When PWR1 and/or PWR2 is stressed with respect to ground GND rather than with respect to one another, diodes D1 and/or D2, respectively, will clamp the respective voltages to a desired potential. Accordingly, diodes D1 and D2 are to be sized appropriately to handle the expected ESD current, as will be understood by those skilled in the art.

FIG. 5 is a graphical illustration depicting an exemplary simulation of the ESD protection circuit 300 shown in FIG. 3 as a 2 kV HBM ESD stress is applied to voltage supply pin PWR1. Graph 502 represents the voltage at PWR1 and graph 504 represents the current flowing in PWR1. As apparent from the figure, the ESD protection circuit 300 successfully clamps the voltage at PWR1 to a maximum of about 2.4 volts, while limiting the current in the circuit to a maximum of about 1.3 amperes. Since the trigger circuit 302 in the exemplary ESD protection circuit 300 is symmetrical by design, a similar result would be obtained when the ESD stress is applied to voltage supply pin PWR2.

At least a portion of the ESD protection circuit of the present invention may be implemented in an integrated circuit. In forming integrated circuits, a plurality of identical die are typically fabricated in a repeated pattern on a surface of a semiconductor wafer. Each die includes a device described herein, and may include other structures or circuits. The individual die are cut or diced from the wafer, then packaged as an integrated circuit. One skilled in the art would know how to dice wafers and package die to produce integrated circuits. Integrated circuits so manufactured are considered part of this invention.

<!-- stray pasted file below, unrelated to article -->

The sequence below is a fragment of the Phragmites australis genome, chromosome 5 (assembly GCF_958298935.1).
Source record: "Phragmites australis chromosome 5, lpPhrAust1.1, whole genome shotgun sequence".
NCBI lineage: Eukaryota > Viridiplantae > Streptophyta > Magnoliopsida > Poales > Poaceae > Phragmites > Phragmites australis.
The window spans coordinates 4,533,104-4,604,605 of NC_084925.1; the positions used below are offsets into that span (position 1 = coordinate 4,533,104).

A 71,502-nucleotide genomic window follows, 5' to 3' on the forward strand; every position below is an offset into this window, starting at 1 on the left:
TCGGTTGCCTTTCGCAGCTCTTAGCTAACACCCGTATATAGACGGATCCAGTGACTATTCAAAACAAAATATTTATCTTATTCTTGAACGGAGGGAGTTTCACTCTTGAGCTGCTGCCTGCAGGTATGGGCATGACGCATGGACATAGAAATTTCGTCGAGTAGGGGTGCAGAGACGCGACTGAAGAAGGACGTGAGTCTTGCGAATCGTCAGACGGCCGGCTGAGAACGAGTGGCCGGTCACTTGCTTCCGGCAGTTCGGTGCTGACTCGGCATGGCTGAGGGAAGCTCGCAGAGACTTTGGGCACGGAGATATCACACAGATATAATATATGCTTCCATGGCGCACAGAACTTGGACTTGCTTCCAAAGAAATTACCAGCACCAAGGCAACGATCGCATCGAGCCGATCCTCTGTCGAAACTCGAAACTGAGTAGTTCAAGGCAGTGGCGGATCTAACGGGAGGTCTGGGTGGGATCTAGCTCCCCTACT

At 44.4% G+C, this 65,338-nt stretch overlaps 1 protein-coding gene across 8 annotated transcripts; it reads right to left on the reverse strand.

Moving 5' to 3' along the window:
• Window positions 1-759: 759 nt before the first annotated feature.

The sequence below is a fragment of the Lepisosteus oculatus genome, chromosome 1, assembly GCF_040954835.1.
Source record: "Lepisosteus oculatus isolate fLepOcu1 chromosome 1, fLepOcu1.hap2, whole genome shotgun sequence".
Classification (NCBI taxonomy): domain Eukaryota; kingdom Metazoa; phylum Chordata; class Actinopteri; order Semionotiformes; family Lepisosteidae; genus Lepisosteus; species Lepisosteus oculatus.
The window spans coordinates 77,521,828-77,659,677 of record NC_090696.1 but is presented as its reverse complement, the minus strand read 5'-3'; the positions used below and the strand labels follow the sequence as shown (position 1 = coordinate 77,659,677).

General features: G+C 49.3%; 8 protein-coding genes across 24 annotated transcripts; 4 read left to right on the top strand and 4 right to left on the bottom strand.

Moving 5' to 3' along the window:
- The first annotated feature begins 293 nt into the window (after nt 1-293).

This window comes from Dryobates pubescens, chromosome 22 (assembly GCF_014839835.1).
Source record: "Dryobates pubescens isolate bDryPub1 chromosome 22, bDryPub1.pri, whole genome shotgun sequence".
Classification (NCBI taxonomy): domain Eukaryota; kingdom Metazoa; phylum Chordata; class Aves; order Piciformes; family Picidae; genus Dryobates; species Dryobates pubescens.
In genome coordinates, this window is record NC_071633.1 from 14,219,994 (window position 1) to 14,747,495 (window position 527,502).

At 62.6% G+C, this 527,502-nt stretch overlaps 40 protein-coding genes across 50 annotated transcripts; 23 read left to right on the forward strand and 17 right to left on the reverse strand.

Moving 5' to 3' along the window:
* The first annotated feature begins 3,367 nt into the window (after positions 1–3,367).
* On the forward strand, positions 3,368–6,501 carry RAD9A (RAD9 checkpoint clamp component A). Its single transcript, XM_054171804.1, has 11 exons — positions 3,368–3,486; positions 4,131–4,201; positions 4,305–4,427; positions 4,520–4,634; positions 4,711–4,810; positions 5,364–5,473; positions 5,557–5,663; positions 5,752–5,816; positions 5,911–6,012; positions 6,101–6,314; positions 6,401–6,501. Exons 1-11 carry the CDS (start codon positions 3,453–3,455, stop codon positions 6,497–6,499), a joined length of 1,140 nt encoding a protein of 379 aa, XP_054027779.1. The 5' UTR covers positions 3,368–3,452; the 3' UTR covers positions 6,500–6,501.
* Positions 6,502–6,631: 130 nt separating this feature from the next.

Although illustrative embodiments of the present invention have been described herein with reference to the accompanying drawings, it is to be understood that the invention is not limited to those precise embodiments, and that various other changes and modifications may be made therein by one skilled in the art without departing from the scope of the appended claims.

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Classifications
U.S. Classification361/56
International ClassificationH02H9/00
Cooperative ClassificationH01L27/0266
European ClassificationH01L27/02B4F6